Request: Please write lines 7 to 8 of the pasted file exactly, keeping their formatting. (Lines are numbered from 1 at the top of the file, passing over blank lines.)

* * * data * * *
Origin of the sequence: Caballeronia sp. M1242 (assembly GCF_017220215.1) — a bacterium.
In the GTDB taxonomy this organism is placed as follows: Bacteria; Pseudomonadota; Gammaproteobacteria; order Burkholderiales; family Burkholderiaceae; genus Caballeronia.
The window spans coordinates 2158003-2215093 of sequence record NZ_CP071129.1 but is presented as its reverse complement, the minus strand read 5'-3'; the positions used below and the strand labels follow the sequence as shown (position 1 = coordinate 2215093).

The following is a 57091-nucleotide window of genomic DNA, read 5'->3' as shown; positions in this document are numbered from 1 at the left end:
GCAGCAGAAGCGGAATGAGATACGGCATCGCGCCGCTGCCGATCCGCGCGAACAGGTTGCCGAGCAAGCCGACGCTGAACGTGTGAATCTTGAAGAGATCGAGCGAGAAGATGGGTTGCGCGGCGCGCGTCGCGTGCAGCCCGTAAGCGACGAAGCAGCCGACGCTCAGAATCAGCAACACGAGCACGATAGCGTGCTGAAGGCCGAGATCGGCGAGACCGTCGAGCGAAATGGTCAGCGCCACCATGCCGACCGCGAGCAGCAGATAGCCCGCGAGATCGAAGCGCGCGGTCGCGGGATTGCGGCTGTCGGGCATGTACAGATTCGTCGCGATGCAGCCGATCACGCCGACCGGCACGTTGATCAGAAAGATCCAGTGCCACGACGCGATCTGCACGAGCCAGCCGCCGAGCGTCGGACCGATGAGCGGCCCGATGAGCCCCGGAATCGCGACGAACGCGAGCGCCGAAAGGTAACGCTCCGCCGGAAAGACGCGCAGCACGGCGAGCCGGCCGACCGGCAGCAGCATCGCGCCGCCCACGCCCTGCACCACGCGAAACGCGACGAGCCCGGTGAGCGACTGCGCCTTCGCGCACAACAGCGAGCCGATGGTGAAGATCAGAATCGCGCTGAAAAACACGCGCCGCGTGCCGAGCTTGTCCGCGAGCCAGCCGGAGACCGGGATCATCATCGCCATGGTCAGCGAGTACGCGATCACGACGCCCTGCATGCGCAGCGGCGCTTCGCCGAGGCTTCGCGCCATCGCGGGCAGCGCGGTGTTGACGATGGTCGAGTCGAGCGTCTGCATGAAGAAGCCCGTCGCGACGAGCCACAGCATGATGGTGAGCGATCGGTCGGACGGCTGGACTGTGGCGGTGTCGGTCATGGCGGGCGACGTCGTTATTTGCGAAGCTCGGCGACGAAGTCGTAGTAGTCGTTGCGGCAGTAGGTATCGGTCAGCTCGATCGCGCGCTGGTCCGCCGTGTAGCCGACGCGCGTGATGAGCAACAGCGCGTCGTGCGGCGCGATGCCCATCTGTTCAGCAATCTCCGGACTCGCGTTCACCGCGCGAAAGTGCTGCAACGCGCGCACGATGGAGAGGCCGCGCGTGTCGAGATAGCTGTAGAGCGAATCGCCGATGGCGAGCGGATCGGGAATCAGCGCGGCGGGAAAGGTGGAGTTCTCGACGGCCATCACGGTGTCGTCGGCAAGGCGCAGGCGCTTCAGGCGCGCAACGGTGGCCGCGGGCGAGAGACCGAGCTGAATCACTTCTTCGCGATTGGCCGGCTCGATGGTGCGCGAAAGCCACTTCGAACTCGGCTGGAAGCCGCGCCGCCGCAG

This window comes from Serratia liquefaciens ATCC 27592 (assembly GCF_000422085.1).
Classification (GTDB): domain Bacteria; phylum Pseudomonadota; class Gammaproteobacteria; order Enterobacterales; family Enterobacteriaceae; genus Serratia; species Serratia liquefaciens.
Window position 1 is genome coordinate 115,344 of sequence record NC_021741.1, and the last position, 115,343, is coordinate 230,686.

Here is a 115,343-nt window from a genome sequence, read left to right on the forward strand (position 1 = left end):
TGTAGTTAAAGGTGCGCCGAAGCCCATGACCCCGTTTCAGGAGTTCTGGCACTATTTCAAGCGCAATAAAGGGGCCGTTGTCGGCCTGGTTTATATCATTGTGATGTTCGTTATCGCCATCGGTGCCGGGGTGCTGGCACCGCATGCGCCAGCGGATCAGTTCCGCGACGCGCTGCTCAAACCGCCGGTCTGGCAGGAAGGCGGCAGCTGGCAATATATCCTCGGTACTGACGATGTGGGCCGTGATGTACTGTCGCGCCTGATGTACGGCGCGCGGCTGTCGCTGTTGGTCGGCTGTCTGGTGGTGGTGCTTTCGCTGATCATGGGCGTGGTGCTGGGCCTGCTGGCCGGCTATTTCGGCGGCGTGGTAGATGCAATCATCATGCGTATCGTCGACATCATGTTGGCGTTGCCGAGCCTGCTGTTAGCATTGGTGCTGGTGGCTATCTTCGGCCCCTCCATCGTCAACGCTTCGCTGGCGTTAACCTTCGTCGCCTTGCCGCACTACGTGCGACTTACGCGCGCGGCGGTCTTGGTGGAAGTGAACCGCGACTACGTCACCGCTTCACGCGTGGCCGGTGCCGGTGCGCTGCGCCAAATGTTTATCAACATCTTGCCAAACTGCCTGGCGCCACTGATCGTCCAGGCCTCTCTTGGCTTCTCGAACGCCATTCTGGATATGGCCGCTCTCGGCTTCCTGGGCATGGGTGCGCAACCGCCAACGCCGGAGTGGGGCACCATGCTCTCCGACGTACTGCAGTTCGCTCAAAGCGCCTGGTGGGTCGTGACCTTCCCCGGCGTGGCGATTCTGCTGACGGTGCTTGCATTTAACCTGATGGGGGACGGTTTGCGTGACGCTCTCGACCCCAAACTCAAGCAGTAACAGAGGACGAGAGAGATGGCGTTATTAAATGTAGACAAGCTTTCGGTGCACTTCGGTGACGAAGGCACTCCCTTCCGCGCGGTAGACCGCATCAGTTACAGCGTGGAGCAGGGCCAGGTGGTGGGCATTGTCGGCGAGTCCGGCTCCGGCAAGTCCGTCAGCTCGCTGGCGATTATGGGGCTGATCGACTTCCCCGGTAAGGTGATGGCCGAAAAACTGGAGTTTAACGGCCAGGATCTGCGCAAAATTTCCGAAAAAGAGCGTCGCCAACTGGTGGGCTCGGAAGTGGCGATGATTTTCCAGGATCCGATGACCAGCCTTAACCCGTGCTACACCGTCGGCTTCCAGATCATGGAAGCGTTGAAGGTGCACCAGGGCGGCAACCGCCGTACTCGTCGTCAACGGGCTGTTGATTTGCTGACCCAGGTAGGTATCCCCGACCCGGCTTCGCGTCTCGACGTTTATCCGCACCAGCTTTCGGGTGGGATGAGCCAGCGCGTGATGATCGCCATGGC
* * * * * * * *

Classification (GTDB): domain Bacteria; phylum Pseudomonadota; class Gammaproteobacteria; order Enterobacterales; family Enterobacteriaceae; genus Serratia; species Serratia liquefaciens.
Window position 1 is genome coordinate 115,344 of sequence record NC_021741.1, and the last position, 115,343, is coordinate 230,686.